The root, espe­cially the root bark, con­tains about 4% glycyr­rhizin, the pot­assium or calcium salt of glycyr­rhizinic acid. The latter is a glyco­side of a penta­cyclic tri­terpene carb­oxylic acid (18β‑glycyr­rhetic acid) with two mole­cules gluc­uronic acid. Glycyr­rhizin is about 50 times sweeter than sucrose (cane sugar).

Glycyrrhiza glabra: Licorice inflorescence
Licorice flowers
Glycyrrhiza glabra: Liquorice flower close-up
Licorice flower

Furthermore, a flavonoid glyco­side has been identi­fied: liquiritin. The aglycon liquiriti­genin is in part spon­taneous­ly formed when the root is dried; it is respon­sible for the spasmo­lytic effects of licorice.

Licorice contains only traces of essential oil; volatile con­stituents identi­fied include bi­cyclic mono­terpenoid ketones (fenchone, thujone) and coumarins (herniarin, umbelli­ferone).

Origin

China. Licorice is a medical plant in China and India, and there­fore culti­vated.

Etymology

Licorice essentially derives from Old Greek glykyrrhiza [γλυκύῤ­ῥιζα], which is just a contraction of glykeia rhiza [γλυκεῖα ῥίζα] sweet root; compare also the modern Greek name glikoriza [γλυκόριζα]. For the first element glykys [γλυκύς] sweet see almond; the second element rhiza [ῥίζα] is cognate to English root, being derived from the Proto-Indo–European linguistic root WRED (see also horseradish).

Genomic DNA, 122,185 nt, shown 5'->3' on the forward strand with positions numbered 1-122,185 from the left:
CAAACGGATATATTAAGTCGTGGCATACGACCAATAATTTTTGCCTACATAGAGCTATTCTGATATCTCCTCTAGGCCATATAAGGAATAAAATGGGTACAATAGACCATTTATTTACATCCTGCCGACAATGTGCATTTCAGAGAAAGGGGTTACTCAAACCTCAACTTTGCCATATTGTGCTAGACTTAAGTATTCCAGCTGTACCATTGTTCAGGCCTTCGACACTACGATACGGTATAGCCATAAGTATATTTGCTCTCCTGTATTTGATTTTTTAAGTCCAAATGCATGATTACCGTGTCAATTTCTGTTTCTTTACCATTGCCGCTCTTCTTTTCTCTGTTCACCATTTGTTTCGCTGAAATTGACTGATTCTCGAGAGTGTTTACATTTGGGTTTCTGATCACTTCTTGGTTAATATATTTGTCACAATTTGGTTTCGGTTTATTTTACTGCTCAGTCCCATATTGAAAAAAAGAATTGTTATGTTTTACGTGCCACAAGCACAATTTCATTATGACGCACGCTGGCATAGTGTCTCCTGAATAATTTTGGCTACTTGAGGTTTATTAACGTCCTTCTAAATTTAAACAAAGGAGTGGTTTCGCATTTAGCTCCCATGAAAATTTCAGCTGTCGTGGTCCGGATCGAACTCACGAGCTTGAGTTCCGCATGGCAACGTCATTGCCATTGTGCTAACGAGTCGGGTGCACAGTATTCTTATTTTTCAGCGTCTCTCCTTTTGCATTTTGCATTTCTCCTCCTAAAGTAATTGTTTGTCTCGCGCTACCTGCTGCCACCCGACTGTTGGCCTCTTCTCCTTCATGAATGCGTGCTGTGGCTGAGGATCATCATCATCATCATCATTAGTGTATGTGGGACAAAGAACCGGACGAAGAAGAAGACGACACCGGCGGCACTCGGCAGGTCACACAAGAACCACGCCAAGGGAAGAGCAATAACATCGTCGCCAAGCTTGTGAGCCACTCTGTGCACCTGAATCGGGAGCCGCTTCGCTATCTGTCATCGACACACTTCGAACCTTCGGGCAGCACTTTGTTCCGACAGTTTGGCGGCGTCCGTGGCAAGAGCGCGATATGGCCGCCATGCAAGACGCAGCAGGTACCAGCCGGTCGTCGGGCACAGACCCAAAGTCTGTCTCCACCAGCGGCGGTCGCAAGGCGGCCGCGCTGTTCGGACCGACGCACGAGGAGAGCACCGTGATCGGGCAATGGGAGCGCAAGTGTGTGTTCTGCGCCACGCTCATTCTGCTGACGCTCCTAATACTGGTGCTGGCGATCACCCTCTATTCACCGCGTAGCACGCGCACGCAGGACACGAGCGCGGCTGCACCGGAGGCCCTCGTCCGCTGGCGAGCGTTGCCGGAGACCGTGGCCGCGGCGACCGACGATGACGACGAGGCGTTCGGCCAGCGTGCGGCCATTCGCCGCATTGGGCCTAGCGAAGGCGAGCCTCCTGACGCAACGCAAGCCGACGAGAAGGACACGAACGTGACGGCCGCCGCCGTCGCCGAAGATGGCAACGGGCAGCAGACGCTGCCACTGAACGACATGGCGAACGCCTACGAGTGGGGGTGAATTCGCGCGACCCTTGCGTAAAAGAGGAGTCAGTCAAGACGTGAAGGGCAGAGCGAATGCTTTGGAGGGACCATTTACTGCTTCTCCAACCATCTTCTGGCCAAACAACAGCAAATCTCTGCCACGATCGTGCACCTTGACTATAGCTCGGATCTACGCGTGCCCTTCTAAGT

Glycyrrhiza glabra: Flowering liquorice bush
Licorice shrub in full flower (G. glabra)
Glycyrrhiza glabra: Liquorice inflorescence
Licorice (G. glabra) flowers

In Latin tongue, the Greek plant name appears as liquiritia, being in­flu­enced by liquere flow for the liquid form of lico­rice juice. The British spel­ling liquo­rice has some­what con­served that re­la­tion. Latin liquiritia is the source of many names for lico­rice in modern Euro­pean lan­guages, e. g., German Lakritze, Yiddish lakrets [לאַקרעץ], Czech lékořice and Ukrainian lokrytsya [локриця]. In most of the Romance languages, the word was changed by metathesis between the sounds L and R (Provençal recalicé, French réglisse, Spanish regaliz). Basque erregaliz is a loan from these Romance forms.